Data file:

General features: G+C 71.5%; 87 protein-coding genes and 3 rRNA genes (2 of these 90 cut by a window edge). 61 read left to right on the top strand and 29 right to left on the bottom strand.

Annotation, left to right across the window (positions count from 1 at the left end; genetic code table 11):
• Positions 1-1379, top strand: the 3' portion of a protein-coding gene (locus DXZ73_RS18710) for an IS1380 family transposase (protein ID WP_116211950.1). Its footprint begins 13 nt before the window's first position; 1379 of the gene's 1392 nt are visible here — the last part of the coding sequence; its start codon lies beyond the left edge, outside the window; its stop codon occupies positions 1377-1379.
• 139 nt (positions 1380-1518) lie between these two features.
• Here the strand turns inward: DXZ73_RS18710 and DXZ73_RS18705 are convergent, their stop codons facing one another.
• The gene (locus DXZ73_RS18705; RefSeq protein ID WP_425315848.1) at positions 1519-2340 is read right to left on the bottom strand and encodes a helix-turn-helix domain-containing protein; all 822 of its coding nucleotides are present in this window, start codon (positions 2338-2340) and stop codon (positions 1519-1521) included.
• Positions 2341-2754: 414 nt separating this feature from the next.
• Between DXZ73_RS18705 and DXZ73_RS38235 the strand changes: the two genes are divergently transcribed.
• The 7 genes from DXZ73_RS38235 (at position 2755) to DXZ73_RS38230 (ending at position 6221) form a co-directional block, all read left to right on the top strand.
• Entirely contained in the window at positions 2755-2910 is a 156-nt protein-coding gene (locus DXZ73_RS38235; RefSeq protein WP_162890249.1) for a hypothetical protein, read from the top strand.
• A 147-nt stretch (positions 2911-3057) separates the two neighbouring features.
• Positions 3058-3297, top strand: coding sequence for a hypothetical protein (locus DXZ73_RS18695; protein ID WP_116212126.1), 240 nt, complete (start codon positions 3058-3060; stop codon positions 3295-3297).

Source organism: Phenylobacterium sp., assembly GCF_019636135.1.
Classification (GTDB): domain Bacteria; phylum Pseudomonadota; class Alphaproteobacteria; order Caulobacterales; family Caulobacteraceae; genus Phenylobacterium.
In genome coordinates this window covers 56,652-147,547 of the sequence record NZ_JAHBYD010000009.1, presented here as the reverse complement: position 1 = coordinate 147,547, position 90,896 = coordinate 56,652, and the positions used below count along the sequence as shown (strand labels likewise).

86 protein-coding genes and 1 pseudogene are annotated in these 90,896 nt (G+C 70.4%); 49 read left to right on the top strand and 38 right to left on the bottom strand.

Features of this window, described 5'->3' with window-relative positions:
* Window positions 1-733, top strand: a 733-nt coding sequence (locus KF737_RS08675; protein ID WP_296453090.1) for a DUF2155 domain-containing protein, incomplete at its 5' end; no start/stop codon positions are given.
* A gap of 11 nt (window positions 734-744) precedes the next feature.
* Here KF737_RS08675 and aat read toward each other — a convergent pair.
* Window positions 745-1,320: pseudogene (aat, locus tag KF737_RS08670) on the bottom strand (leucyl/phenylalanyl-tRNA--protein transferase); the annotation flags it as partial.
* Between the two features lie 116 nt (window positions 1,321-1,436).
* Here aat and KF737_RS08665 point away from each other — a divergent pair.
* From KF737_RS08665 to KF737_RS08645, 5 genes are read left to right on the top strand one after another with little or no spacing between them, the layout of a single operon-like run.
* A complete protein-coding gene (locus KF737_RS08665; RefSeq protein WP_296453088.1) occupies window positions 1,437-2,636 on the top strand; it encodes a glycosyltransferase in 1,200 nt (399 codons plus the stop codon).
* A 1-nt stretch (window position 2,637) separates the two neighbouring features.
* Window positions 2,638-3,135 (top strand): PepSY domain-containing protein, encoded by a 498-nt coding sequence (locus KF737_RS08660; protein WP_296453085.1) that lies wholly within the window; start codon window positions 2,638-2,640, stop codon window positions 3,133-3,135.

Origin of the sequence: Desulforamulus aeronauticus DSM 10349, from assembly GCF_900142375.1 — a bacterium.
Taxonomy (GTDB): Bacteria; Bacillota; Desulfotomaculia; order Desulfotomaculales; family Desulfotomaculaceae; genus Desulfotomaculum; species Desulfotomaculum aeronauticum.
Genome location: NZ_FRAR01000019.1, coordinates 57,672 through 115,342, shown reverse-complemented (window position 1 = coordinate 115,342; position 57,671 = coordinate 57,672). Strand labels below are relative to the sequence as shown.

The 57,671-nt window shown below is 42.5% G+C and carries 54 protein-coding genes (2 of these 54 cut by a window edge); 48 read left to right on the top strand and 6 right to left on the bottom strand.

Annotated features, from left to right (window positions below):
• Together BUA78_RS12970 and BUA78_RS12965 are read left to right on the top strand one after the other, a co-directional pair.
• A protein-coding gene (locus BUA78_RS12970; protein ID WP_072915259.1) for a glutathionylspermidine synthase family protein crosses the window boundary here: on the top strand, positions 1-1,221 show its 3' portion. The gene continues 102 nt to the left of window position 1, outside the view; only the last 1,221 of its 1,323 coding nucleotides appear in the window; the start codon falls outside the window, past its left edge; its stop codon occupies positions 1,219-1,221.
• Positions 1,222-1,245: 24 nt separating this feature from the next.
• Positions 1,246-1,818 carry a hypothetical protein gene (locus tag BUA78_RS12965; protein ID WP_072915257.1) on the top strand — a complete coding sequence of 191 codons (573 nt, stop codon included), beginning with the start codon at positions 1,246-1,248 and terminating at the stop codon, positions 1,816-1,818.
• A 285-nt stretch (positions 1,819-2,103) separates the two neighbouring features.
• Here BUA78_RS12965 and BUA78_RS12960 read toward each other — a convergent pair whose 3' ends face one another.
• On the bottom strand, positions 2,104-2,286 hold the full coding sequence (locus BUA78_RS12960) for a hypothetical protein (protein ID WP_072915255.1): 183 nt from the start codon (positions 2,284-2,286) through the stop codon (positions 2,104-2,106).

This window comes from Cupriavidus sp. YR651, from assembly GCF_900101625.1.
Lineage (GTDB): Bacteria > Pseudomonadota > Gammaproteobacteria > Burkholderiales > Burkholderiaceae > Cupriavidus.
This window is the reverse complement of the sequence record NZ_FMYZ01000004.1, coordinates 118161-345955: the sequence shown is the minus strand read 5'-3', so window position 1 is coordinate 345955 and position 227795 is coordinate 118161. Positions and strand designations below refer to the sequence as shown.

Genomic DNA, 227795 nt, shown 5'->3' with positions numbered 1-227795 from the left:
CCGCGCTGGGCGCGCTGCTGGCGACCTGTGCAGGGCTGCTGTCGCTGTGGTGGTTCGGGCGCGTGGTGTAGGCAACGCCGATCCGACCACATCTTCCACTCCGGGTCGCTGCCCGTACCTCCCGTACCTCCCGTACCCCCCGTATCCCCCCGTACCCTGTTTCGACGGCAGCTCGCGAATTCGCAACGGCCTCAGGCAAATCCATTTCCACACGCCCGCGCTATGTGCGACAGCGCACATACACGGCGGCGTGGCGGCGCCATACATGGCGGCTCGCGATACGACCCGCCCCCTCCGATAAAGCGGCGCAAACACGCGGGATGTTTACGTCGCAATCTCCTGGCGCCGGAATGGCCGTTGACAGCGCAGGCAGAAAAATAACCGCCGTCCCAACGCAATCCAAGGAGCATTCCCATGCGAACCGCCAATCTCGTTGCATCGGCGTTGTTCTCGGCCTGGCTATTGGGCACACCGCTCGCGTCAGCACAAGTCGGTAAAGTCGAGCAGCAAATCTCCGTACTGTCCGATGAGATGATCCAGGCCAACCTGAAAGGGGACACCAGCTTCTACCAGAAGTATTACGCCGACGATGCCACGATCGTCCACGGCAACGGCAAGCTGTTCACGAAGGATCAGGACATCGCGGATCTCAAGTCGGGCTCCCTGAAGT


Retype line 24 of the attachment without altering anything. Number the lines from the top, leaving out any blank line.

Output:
* From KF737_RS08665 to KF737_RS08645, 5 genes are read left to right on the top strand one after another with little or no spacing between them, the layout of a single operon-like run.